Have you ever wanted to play games on your phone? No, I’m not referring to Clash Royale, Game Dev Tycoon 2, or even Call of Duty: Mobile. I’m talking full-on PC quality games, like Code Vein, A Plague Tale: Innocence, and Witcher 3: Wild Hunt. If so, there is an offering available to everyone through GeForce NOW.
What Is This “GeForce NOW”?
Geforce NOW is a game streaming service similar to the likes of Google Stadia. In short, it transmits gameplay from the cloud (in this case, NVIDIA’s servers) to the device of your choice. Currently, they have applications available to access this service on any PC running Windows, macOS, Shield TVs, and even Android phones.
While this news is excellent and a significant step forward for what could be a new age for gaming, there are some curious caveats. One of those concerns is payment. Initially, GeForce NOW was an invitation-only beta service, where all users with access could play their own games via their servers for basically an unlimited time frame. This made it both convenient for the average user and was great for longer sessions of games like Civilization. However, things seem to have changed. According to the website for the service, there are now two tiers for users: a free tier, and a “Founders” tier. The Free level is, as it sounds, free to access and use, but with play sessions being limited to an hour in length. The “Founders” tier, which is currently $5, has priority access, extended gaming session length, and RTX graphics capability.
Wait, something Isn’t Right Here…
The creation of the Founders tier concerns me a bit for a few reasons. For one, the “priority access” will likely mean that regular users will have to wait longer, likely in drawn-out queues. Another primary concern is the “extended length” promise. Considering that Free tier users have 1-hour sessions available to them, how long exactly will paying members to be able to get on. An extra half hour, an hour, 2 hours? Since there is no set time limit, it is unknown what load could look like at any time, which means possibly longer queue time, feeding into problem one.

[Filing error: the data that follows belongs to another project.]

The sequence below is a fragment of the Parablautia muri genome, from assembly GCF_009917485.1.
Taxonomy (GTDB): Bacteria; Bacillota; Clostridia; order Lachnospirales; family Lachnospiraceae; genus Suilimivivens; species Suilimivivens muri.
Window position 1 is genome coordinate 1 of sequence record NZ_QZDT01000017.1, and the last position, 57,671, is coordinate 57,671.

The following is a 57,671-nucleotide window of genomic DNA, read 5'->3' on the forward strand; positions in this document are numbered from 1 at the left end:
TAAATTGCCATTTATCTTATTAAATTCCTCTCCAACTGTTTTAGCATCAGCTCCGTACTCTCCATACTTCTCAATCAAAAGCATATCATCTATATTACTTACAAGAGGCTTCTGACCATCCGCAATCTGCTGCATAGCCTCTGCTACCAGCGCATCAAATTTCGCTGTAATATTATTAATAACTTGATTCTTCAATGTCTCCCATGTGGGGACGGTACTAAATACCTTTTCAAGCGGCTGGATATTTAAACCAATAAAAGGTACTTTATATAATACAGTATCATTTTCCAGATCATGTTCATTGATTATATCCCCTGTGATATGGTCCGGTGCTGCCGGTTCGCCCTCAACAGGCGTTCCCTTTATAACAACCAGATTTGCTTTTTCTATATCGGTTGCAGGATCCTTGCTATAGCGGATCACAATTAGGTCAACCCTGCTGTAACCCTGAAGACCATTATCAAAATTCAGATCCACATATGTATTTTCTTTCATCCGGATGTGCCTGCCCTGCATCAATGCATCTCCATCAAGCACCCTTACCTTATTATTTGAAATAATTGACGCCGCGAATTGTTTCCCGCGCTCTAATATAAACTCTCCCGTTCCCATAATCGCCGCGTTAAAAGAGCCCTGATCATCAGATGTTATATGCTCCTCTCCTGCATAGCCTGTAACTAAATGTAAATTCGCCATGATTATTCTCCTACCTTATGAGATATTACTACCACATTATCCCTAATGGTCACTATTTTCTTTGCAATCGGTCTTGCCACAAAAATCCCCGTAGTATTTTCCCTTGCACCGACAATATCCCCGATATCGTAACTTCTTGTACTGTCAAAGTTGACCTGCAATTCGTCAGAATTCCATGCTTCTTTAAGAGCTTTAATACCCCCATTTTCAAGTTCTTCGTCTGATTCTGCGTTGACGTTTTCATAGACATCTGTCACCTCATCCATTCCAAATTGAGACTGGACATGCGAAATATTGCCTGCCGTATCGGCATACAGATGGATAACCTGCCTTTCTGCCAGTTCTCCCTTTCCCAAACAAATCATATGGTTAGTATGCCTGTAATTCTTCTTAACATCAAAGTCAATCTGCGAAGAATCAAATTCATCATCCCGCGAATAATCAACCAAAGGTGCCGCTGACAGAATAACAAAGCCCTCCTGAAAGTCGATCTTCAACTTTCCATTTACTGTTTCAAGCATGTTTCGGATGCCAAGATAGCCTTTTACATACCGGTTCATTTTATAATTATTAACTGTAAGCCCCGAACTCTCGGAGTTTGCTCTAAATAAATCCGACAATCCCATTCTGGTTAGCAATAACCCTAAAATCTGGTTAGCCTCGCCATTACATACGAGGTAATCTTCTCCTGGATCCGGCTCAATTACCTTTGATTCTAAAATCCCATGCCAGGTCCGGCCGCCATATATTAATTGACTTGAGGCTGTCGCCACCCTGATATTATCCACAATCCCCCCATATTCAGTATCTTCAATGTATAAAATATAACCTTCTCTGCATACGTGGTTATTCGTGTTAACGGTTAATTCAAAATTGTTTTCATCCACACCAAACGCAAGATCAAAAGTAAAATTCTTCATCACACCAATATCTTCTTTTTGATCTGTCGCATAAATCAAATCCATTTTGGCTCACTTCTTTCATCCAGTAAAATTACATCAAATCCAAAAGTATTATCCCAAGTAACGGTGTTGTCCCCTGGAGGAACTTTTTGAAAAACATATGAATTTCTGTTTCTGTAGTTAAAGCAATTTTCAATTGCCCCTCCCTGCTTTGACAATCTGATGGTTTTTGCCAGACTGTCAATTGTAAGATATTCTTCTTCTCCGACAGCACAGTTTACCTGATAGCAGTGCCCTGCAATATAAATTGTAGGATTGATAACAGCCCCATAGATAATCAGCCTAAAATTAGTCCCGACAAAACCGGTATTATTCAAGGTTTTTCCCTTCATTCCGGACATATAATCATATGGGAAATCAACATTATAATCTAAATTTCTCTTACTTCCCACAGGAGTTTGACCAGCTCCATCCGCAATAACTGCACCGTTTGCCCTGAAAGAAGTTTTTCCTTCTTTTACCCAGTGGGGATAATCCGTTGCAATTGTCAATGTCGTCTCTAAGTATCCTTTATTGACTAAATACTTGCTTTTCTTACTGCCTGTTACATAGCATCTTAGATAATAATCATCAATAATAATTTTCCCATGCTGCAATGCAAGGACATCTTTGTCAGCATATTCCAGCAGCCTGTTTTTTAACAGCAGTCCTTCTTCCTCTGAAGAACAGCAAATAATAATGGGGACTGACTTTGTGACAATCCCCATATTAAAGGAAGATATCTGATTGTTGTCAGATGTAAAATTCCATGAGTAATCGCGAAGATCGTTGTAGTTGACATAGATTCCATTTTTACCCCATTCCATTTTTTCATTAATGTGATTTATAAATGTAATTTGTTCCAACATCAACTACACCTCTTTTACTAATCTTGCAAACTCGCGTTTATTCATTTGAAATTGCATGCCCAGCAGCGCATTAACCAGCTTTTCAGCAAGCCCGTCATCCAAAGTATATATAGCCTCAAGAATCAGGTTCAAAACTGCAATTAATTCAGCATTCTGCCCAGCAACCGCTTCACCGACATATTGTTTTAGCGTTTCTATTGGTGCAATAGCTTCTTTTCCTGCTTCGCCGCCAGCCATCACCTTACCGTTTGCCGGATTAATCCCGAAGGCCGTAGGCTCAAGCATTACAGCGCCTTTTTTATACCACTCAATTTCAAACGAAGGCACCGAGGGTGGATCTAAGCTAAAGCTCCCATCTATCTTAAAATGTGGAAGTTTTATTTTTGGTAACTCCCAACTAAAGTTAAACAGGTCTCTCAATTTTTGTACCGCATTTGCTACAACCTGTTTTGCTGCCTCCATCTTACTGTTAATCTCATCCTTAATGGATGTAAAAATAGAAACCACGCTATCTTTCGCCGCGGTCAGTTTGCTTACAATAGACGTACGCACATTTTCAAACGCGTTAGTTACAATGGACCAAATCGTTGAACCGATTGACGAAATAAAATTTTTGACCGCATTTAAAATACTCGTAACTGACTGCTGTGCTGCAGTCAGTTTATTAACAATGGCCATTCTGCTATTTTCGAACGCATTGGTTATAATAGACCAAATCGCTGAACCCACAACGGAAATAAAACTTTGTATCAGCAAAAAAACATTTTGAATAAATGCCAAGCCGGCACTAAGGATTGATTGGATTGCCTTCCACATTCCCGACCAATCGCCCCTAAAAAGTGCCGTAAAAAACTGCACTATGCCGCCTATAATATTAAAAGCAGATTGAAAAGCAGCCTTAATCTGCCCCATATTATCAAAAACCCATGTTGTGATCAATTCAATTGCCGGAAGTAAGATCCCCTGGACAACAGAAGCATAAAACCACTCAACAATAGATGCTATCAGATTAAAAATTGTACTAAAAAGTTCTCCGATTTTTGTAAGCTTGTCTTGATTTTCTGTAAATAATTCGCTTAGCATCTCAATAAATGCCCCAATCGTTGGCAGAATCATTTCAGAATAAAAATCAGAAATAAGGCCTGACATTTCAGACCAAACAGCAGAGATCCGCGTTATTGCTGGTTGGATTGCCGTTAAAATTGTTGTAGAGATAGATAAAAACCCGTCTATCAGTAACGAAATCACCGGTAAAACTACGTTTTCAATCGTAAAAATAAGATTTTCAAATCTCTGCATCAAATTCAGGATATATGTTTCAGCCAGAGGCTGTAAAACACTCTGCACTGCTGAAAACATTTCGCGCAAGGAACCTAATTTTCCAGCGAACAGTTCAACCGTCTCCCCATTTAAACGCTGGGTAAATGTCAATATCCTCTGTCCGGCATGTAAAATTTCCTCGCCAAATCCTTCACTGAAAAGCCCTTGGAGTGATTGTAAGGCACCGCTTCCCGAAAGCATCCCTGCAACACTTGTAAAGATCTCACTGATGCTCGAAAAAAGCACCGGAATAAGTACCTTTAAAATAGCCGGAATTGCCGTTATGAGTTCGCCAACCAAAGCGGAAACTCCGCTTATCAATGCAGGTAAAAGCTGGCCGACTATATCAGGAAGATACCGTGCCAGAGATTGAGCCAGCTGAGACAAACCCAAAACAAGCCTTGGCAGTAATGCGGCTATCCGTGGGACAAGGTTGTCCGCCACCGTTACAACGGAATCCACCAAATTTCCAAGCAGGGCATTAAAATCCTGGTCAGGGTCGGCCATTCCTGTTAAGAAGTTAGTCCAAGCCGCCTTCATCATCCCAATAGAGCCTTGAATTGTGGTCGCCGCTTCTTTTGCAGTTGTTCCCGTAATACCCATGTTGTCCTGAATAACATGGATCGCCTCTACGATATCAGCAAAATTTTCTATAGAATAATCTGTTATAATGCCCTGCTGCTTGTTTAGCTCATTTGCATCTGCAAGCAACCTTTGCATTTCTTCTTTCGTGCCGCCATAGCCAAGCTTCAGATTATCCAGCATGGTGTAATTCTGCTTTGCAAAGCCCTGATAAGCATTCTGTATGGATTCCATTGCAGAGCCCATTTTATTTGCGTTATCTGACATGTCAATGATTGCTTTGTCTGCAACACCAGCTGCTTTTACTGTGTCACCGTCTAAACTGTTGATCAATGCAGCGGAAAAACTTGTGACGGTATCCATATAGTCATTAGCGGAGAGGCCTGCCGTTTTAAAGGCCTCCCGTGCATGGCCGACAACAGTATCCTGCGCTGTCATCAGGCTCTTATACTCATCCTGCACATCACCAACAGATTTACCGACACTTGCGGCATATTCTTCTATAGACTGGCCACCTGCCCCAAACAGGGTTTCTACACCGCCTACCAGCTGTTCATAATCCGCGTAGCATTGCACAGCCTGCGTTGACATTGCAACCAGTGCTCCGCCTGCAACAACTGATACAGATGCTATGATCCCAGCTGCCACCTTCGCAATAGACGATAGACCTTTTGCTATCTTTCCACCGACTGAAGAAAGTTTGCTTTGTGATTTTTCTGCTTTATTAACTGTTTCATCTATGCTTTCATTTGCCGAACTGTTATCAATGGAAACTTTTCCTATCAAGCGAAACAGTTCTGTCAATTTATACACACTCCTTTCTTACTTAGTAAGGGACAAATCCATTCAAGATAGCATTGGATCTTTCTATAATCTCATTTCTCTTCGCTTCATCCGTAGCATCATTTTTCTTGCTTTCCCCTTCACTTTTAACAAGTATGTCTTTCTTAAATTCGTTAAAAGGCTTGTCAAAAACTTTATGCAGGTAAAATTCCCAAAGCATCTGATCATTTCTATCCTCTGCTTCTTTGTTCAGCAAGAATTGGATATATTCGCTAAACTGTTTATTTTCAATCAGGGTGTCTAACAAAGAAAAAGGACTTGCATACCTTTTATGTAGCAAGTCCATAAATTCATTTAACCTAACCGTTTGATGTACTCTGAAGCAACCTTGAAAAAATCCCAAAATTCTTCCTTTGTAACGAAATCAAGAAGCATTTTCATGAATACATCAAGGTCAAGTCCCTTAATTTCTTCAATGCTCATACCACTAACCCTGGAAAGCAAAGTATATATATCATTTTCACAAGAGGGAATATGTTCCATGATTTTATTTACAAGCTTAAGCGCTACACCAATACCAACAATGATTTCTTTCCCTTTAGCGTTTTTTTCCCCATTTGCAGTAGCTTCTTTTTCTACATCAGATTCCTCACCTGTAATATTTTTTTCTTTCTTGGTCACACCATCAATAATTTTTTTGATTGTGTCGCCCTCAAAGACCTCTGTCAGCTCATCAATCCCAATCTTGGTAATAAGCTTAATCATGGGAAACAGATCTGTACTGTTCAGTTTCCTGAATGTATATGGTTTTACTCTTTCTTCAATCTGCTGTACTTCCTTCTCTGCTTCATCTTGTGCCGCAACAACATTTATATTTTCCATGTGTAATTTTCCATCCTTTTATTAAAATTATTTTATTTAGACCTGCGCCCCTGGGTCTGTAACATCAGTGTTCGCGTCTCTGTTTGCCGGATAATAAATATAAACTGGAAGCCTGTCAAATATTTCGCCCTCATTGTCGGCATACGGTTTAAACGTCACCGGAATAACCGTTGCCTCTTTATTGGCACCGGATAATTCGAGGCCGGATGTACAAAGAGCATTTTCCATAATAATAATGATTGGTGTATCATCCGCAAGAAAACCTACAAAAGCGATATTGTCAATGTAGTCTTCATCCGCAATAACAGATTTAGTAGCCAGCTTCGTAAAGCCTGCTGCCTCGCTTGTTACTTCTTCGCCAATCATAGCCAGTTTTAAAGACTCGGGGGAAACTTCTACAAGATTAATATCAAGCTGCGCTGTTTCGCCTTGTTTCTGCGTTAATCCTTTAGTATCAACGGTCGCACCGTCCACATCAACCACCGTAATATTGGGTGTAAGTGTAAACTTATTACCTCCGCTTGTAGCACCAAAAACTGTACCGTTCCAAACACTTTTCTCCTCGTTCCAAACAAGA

Lastly, and quite honestly, my biggest issue with the service is the games library. Remember how I mentioned that you could play games you already own? Well, there’s a catch. See, the service DOES let you access games you own, but only CERTAIN games are guaranteed to work as intended. This means its more of a curated selection that you can choose from, with the option to play “unsupported” (basically games not tested and tuned by NVIDIA staff) being kind of there. While not a big issue for a lot of people who have smaller libraries due to low income (which seems to be the target audience based on the price point), it basically alienated those of us with more extensive libraries of games. Hopefully, this is something that can be addressed by NVIDIA staff as more users flock to the service.
My overall hope is that this becomes an example of a streaming service that is handled well and proves the technology works. With the launch of Stadia being a very rocky release (a point I mentioned in my article on Stadia’s Launch Games Lineup)., one can only hope there is an example of game streaming done right.
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